On the side, there are two 8" openings for air ducts which feed into the first floor HVAC. Air is ran not by the hvac fan but by a fan several feet from the stove. Heat output is very good, albeit noisy. It can easily keep the first floor toasty but getting the warmth to the second floor is more of a challenge. There is a an access panel on the back to access the inner airflow section.


A few of my concerns-

Do you think it is worth staying with this stove or would I be better served upgrading to a newer, more efficient model?

Creosote is always a concern and with having a 3 story chimney, I really would prefer to run hotter to keep temps up. I have NO problem quickly getting flue temps (measured externally of course) to 350+ and can easily get to over 500 with the draft control open at 3/4, especially with a fast burning wood type.

In regards to the air duct and steel construction, any issues you see with running this occasionally hot (600ish) to try and burn off any creosote buildup? Definitely would have fan on - I've seen the duct thermometer get close to 120C (250F) when I have not had the fan on

Is it more efficient with a firebox of this size to pack it full and control burn temps vs having a smaller fire and letting it open?

Other than it being a devourer of wood and smoke getting out when I am first getting the fire started and open the door too quickly, I am happy with the stove. We have plenty of wood on my property from the occasional downed tree.

Other thoughts? Thanks everyone!!

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Is there a cold air return attached to the circulation fan or is it just pulling room air?
 

begreen

Mooderator
Staff member
Nov 18, 2005
85,058
South Puget Sound, WA
It's a big, box with a convective jacket through which the blower circulates air. The firebox is pretty primitive with a tiny baffle. Not much efficiency here. Might have been good for 1975, but not so great now.
 

ABMax24

Minister of Fire
Kudos to the guy for building such a thing. But my back hurts at the thought of processing enough wood to feed that beast.

What does worry me is the jacket around the firebox, I'd be pulling off the rear panel to have a look, should there be a crack in the firebox there is a real risk of smoke or carbon monoxide being blown through the house from the ducting. I also don't see welds on the inside of the firebox, that scares me, I'd assume the plates were but up tight, welded from the outside and then ground flush like they were on the outside jacket. If that's the case there is very little weld material holding that firebox together.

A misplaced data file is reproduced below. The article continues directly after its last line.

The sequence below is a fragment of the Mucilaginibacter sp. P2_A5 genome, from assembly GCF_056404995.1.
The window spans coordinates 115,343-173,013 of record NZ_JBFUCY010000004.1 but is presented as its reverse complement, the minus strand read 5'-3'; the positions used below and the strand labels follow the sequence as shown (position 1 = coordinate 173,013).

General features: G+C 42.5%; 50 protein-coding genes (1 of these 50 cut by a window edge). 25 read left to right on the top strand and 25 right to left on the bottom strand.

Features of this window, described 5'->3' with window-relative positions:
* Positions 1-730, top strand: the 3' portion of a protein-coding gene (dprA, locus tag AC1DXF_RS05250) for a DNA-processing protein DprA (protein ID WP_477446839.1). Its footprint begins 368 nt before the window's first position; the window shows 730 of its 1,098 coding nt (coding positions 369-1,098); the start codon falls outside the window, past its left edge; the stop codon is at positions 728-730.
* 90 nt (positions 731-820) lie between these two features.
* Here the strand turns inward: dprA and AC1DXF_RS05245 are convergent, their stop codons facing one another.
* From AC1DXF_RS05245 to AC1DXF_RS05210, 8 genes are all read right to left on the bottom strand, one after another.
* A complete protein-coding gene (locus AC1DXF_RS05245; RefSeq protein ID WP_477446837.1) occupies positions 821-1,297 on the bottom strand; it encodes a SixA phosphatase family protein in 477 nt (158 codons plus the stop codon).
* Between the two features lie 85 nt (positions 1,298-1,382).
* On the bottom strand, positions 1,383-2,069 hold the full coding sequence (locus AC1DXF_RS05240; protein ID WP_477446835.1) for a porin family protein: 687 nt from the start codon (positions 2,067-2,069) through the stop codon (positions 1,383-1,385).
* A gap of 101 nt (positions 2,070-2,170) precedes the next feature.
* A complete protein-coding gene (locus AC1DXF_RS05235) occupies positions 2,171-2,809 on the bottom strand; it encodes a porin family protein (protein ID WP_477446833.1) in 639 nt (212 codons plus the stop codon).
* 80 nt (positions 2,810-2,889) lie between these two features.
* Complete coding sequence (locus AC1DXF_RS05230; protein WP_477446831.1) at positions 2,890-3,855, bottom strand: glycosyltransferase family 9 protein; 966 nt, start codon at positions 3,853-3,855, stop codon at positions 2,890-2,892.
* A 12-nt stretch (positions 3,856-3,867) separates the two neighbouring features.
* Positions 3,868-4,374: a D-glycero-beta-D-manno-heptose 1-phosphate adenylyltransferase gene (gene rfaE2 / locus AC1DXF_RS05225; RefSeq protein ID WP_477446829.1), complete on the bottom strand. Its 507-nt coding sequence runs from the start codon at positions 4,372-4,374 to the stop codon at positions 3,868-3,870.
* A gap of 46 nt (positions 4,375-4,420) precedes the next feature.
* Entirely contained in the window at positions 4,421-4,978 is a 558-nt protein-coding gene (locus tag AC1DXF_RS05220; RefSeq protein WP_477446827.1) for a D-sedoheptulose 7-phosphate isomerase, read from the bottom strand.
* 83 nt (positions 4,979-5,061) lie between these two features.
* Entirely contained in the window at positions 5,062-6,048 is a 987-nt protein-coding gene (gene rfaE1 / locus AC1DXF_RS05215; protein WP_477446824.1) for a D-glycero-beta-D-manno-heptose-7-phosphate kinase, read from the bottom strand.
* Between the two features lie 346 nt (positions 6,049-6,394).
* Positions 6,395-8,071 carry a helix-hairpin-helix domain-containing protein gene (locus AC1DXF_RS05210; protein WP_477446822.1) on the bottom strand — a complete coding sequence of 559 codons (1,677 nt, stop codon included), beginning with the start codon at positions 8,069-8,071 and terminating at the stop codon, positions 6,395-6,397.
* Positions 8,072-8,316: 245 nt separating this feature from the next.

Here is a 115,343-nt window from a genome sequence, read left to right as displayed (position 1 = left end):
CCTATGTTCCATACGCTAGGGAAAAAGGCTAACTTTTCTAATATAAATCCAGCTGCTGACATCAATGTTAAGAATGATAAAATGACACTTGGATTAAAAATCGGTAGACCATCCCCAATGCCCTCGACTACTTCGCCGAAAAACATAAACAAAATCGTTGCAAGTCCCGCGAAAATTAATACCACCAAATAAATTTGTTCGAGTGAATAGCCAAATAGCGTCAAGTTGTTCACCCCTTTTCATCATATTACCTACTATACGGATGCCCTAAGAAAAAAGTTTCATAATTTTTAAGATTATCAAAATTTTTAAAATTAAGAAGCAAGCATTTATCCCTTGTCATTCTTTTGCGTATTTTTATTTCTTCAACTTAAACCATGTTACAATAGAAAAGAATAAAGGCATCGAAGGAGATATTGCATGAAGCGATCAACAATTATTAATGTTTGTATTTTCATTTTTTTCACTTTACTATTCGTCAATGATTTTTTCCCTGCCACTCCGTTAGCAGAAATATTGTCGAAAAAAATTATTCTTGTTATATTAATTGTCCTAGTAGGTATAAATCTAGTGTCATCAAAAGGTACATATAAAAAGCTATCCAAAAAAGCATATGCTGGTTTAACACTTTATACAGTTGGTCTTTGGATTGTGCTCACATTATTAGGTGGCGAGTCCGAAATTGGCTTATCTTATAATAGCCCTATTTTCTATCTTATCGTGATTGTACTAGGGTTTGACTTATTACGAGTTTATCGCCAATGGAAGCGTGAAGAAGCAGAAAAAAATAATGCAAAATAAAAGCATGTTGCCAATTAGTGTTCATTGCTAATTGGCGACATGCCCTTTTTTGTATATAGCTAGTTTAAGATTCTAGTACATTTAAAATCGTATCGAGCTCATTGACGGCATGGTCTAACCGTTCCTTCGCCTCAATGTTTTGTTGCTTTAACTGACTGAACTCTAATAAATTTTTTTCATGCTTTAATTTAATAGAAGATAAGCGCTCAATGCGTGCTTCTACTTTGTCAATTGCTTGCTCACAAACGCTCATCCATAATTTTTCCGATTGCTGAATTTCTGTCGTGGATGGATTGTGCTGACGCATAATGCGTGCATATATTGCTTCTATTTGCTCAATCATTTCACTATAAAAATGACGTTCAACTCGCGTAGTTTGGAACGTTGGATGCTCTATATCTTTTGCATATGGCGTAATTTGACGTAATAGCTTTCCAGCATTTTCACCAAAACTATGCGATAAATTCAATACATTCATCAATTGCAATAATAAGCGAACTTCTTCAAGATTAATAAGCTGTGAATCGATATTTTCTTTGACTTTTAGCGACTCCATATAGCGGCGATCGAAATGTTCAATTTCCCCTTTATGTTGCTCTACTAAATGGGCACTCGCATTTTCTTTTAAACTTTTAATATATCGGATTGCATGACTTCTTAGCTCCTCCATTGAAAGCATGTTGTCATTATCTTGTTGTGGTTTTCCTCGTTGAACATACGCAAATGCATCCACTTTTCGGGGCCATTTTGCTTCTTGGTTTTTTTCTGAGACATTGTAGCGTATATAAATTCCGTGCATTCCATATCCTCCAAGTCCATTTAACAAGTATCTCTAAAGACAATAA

Corey

Minister of Fire
Nov 19, 2005
2,506
Midwest
Guess a lot depends on how you define 'worth'. Worth peace of mind that it won't split a DIY weld from some unknown individual and spark a fire in the middle of the night? Worth gaining more heat from less wood with a modern stove? Worth something more aesthetically pleasing - either in the black box itself and/or view of the fire? Worth less smoke emissions? Worth cost of a new(er) stove?

Hard to guess on all of these. You could certainly install a nicer looking, more efficient, safer stove with a great view of the fire. Though obviously at some additional cost. However, if you go to sell the house, a nice stove might actually be a benefit whereas this would most likely be a net zero, or even a detraction for a new owner.
 

mewop

New Member
Nov 19, 2020
2
NC
Thanks everyone for your input

There are two points for cold air return - one directly above and secondly the door to main floor

I will look at pulling the back panel - I was a bit worried stripping a rusty screw if it has not been touched in a while but the risk of a crack would present a larger problem. With all of the LP appliances - central air, stove, instant water heater, small gas stove.. We do have CO detectors all over the house in bedrooms, basement, living room etc.

Looking closer, the walls and floor are actually 1/4" thick. Welds are there on all 4 corners on the outside. I should probably see if I can pull some firebricks or try to fish an endoscope underneath to verify integrity of the other corners as well.

I need to do more research in the stove section on the newer types of stoves - the second chimney flue is in the dining room behind the sheetrock. It would be nice to have a small stove there. I would probably end up running that most of the time as there would not be as much difficulty moving the heat upstairs.

Yea that does look like copper RTV---- former owner job. It is about to fall off. If it was leaking it has since self-sealed on the inside otherwise I should be seeing some leaking smoke

I see what you mean about the baffle-- it is TINY compared to new stoves. I probably am losing a significant amount of heat essentially straight up the chimney!